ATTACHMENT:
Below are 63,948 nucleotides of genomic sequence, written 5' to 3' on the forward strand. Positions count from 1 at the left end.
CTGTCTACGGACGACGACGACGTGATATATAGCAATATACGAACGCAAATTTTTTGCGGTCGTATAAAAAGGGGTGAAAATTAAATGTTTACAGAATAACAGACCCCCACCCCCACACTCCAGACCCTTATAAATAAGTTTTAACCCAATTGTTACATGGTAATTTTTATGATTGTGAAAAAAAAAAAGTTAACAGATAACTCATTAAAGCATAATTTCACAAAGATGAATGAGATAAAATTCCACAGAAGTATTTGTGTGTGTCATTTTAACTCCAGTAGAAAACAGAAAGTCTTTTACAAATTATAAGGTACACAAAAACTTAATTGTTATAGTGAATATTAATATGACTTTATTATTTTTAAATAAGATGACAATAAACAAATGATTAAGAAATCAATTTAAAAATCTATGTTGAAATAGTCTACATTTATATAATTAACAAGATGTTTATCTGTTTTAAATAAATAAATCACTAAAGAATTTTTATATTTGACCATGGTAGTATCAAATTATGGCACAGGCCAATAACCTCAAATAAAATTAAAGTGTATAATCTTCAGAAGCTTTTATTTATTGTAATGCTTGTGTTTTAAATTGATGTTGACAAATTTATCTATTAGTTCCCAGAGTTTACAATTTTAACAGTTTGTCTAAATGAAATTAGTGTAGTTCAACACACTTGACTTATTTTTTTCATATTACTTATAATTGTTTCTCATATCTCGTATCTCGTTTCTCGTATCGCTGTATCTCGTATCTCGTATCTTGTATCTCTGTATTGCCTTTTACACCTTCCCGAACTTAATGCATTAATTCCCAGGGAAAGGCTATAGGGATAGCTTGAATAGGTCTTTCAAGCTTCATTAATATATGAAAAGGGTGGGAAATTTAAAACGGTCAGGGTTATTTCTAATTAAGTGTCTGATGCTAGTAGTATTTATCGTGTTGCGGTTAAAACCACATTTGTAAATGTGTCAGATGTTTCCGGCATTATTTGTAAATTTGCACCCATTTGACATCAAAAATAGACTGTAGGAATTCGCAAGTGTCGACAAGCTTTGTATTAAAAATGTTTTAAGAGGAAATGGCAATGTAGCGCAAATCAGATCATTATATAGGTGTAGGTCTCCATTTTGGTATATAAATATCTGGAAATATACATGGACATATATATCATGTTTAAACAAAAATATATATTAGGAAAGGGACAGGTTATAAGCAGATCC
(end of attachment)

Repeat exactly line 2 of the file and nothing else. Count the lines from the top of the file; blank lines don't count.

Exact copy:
CTGTCTACGGACGACGACGACGTGATATATAGCAATATACGAACGCAAATTTTTTGCGGTCGTATAAAAAGGGGTGAAAATTAAATGTTTACAGAATAACAGACCCCCACCCCCACACTCCAGACCCTTATAAATAAGTTTTAACCCAATTGTTACATGGTAATTTTTATGATTGTGAAAAAAAAAAAGTTAACAGATAACTCATTAAAGCATAATTTCACAAAGATGAATGAGATAAAATTCCACAGAAGTATTTGTGTGTGTCATTTTAACTCCAGTAGAAAACAGAAAGTCTTTTACAAATTATAAGGTACACAAAAACTTAATTGTTATAGTGAATATTAATATGACTTTATTATTTTTAAATAAGATGACAATAAACAAATGATTAAGAAATCAATTTAAAAATCTATGTTGAAATAGTCTACATTTATATAATTAACAAGATGTTTATCTGTTTTAAATAAATAAATCACTAAAGAATTTTTATATTTGACCATGGTAGTATCAAATTATGGCACAGGCCAATAACCTCAAATAAAATTAAAGTGTATAATCTTCAGAAGCTTTTATTTATTGTAATGCTTGTGTTTTAAATTGATGTTGACAAATTTATCTATTAGTTCCCAGAGTTTACAATTTTAACAGTTTGTCTAAATGAAATTAGTGTAGTTCAACACACTTGACTTATTTTTTTCATATTACTTATAATTGTTTCTCATATCTCGTATCTCGTTTCTCGTATCGCTGTATCTCGTATCTCGTATCTTGTATCTCTGTATTGCCTTTTACACCTTCCCGAACTTAATGCATTAATTCCCAGGGAAAGGCTATAGGGATAGCTTGAATAGGTCTTTCAAGCTTCATTAATATATGAAAAGGGTGGGAAATTTAAAACGGTCAGGGTTATTTCTAATTAAGTGTCTGATGCTAGTAGTATTTATCGTGTTGCGGTTAAAACCACATTTGTAAATGTGTCAGATGTTTCCGGCATTATTTGTAAATTTGCACCCATTTGACATCAAAAATAGACTGTAGGAATTCGCAAGTGTCGACAAGCTTTGTATTAAAAATGTTTTAAGAGGAAATGGCAATGTAGCGCAAATCAGATCATTATATAGGTGTAGGTCTCCATTTTGGTATATAAATATCTGGAAATATACATGGACATATATATCATGTTTAAACAAAAATATATATTAGGAAAGGGACAGGTTATAAGCAGATCC